Introverts Make Great Leaders
Be a leader not a follower. This is something we’ve been told our entire lives. But, what is a leader supposed to be? We see a leader as someone who is charismatic, sociable, and outspoken. We live in a world where we revere those who are talkative and outgoing, also known as extroverts. Our society has built up a belief where if we are quiet and an introvert, we will always only be a follower.
In school, we are told that introversion is something we must over come and per say a “weakness”, that is standing in front of our way in order to become a great leader. Approximately 50% of the worlds population are introverts. Are we telling 3.5 billion people in the world that if the want to be a great leader, that they must change who they are? This is a belief that is widely based on our misconceptions of what an introvert is.
How it works
The dictionary defines an introvert as a shy, reserved person. But in reality, a introvert is not always shy, and a shy person is not always an introvert. Being an introvert just means you appreciate your time alone and lose energy when you are around other for too long. It also means that you may be relatively quieter or more reserved. This leads to the notion that introverts cannot be leaders, and that extroverts are the ideal leaders of the world. Right now there is a cultural bias against introverts. If we choose to believe this extrovert ideal, that extroverts are somehow better leader than introverts, then we are saying people such as Ghandi, leader of the movement from Indias independence from Great Britain was not fit to be a leader.
That Steven Spielberg, Bill Gates or Mark Zuckerberg were not fit to be leaders. Because every person stated previously, is an introvert. And yet, every single one of them was able to lead others and achieve something that changed our world for the better. We tend to think of these people as exceptions to the extrovert ideal, people that were able to overcome the so called obstacle of introversion and achieve greatness. But what we should do, is see them as pioneers of the community of introverts who are paving their way towards becoming great leaders and breaking the misconception that extroverts make the best leaders. In fact, there are many qualities of introverts that may make them even better leaders than extroverts.
Contrary to popular belief, introverts work very well in groups because they are great listeners. In a study by Harvard Business Review they show that introverted leaders are better for proactive groups. They studied managers and employees at 130 pizza franchises, and results showed that when proactive groups had an extroverted leader, their profits were 14% lower than average. While on the other hand when a proactive group had an introverted leader, their profits were 16% higher than average. In this case, having an extroverted leader actually damaged the success of the pizza franchise.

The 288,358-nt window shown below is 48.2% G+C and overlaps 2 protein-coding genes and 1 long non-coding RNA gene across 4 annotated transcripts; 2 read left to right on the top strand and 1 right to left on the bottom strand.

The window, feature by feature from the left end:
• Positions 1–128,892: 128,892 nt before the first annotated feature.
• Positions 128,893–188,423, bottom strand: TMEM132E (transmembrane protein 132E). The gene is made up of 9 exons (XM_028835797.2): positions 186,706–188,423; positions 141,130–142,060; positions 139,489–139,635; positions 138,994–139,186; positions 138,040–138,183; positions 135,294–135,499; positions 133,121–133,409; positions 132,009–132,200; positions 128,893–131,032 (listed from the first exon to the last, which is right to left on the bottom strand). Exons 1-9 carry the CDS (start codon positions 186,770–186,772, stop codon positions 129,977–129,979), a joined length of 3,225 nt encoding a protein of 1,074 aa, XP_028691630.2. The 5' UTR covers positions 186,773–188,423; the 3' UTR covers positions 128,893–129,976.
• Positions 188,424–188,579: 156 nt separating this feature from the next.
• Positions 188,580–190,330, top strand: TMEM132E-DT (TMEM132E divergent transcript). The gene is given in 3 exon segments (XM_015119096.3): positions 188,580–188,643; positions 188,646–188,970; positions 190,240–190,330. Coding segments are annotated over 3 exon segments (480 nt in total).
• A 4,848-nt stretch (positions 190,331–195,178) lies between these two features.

This is because the introverted leader was able to do something that the extroverted leader couldn’t, which was to listen. They were able to listen to the ideas of the people around them, and listen to improve the success of the pizza franchise. The introverted leader could then go on to analyze these different ideas and thoughts and turn it into something productive and beneficial. This goes on to show that introverted personality types aren’t unable to be a leader and lead groups through activities.
Harvard Business Law also states, “To succeed as leaders, introverts may have to overcome a strong cultural bias. In a 2006 survey, 65% of senior corporate executives viewed introversion as a barrier to leadership, and other studies have shown that highly extroverted U.S. presidents are perceived as more effective.”. But all in all, we see and evaluate the differences in leadership and we see just how introverts can indeed be successful and positive leaders to proactive people. They obtain qualities that are important if not more important when it comes to leadership and taking on that level of responsibility.